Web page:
Kirlian photography is a technique that captures the energy flow of both living and non-living objects—otherwise known as a coronal discharge. When we hear corona, we might think of the plasma that surrounds the sun. More frequently, we might associate it with the current pandemic. However, it’s an interesting perspective as to the relationship of all objects having their own corona, aura, or qi.
This photographic technique captures the energetic field objects emit also known as electromagnetic energy. Capturing energy through Kirlian photography has intrigued scientists worldwide while continuing to inspire artists alike. The imagery and effects leave a glowing imprint reminding us we are all made of stardust.
The Forgotten History Behind Kirlian Photography:
Kirlian photography produces imaginative images that we wouldn’t necessarily see with the naked eye. Electrical engineer, Semyon Davidovitch Kirlian actually stumbled upon it by accident in 1939. After witnessing a hospital patient receive medical treatment from a high-frequency electrical generator, he noticed the way electrodes would glow when brought near the patient’s skin. Inspiration immediately struck as Semyon and his wife, Valentina began to experiment on how to best tap into this energy and capture it through photography.
The Kirlian’s attached conductors to leaves and plants, placing them on photographic film and a metal conducting plate. Ultimately, the voltage traveled through water molecules in an organism, thus exposing its coronal discharge. Upon his discovery, Kirlian believed he was accessing the life force found within all beings. He thought this would be a great tool in uncovering energetic ailments to combat illnesses. The couple kept this private and didn’t publicly release their findings until the late 1950s. The popularity surrounding this phenomenon grew during the 70s.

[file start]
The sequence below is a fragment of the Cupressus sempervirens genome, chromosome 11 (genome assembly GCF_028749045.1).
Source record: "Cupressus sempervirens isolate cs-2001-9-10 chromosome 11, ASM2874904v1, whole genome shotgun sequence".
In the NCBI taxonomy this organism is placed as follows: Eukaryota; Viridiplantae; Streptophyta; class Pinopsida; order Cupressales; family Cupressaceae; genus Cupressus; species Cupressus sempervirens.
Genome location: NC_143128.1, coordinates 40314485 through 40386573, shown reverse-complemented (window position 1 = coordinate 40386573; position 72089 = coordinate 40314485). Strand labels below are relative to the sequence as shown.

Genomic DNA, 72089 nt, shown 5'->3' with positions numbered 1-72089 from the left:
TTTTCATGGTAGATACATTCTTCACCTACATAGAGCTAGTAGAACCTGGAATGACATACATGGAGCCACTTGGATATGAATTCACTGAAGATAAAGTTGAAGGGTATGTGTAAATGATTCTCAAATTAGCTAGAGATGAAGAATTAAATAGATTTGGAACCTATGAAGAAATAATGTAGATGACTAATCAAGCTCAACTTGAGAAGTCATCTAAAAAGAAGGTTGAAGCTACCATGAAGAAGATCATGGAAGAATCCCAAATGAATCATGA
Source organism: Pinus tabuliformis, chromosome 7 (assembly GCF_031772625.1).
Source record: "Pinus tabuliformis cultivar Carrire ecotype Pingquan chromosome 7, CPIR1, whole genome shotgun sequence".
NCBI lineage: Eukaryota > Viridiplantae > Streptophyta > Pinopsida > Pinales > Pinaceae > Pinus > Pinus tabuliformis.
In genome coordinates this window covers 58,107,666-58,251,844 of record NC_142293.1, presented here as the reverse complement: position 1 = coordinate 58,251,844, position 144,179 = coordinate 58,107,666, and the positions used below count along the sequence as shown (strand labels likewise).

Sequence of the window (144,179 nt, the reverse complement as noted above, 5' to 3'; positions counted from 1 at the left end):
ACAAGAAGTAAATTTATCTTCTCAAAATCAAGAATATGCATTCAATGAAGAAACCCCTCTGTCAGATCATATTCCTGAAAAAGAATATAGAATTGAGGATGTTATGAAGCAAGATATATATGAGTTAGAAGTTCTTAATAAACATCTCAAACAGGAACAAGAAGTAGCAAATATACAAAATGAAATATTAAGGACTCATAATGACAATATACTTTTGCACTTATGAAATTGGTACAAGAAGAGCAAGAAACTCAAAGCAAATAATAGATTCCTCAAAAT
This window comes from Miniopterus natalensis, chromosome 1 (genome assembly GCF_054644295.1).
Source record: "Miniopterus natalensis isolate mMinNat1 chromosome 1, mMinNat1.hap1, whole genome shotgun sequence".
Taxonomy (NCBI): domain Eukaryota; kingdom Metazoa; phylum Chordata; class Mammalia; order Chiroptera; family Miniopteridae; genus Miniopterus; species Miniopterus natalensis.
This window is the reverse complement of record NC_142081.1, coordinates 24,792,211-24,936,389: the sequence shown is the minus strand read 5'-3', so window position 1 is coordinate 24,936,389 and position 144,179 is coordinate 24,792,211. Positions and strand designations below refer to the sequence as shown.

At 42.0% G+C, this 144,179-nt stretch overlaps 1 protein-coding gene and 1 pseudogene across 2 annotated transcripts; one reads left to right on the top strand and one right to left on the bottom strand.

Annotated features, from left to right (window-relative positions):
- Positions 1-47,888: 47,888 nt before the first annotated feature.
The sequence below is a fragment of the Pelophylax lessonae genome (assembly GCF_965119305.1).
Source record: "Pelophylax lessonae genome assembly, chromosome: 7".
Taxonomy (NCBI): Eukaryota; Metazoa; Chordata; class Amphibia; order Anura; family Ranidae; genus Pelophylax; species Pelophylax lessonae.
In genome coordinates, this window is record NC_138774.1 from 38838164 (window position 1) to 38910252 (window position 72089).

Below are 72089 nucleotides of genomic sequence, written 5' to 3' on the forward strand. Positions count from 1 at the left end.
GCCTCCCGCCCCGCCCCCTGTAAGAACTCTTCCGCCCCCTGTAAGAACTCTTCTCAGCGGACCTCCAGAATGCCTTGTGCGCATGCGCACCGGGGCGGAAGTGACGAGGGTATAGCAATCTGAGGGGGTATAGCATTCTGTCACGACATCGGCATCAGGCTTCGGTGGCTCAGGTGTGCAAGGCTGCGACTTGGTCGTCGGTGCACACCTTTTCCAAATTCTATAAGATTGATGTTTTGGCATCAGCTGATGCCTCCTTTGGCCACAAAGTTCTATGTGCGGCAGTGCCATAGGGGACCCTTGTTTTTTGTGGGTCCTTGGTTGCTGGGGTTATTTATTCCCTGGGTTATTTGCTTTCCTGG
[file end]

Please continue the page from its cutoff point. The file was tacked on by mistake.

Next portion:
Throughout his career, Kirlian developed a strong reputation in the electrical engineering field with Tesla being one of his predecessors. Kirlian was often called upon to fix mishaps in various laboratories throughout Russia.
There were (and still are) many clashes within the scientific community with claims stating this approach is a myth or pseudoscience. What Kirlian believed to be a mystical occurrence, others identified as nothing of particular interest.
A Lool at the Torn Leaf Experiment:
In one of his photography sessions, Kirlian captured the electromagnetic field of a leaf. He believed his photography related to the life force essence—what can also be known as the aura, qi, etc., While there are many scientific studies that argue against Kirlian’s beliefs, curiosity propelled him to cut a piece of the leaf off to see what would happen. To his surprise, the leaf continued to emit its light at a dwindling rate. Essentially, the coronal discharge (or qi) was escaping the leaf.
A study done at Vanderbilt University looked at the Kirlian photography approach to better understand those who have had out of body and near-death experiences. In an attempt to capture nerve endings from amputees who claimed they felt pain 20 years later it was found that “under certain conditions, a photographable phantom effect may exist in humans as well as in plants.” The study continues by looking at various theories relating to energies being independent and separating from the body during an OBE or NDE.
While claims lie on both sides of the equation, the techniques of Kirlian photography have shed valuable insights in expanding our field of vision, piquing curiosity, providing insights for research and are practiced by many artists to this day. Aura, qi, electromagnetic energy or all of the above, we are beings of light and there is a lot to appreciate in the beauty of this art.
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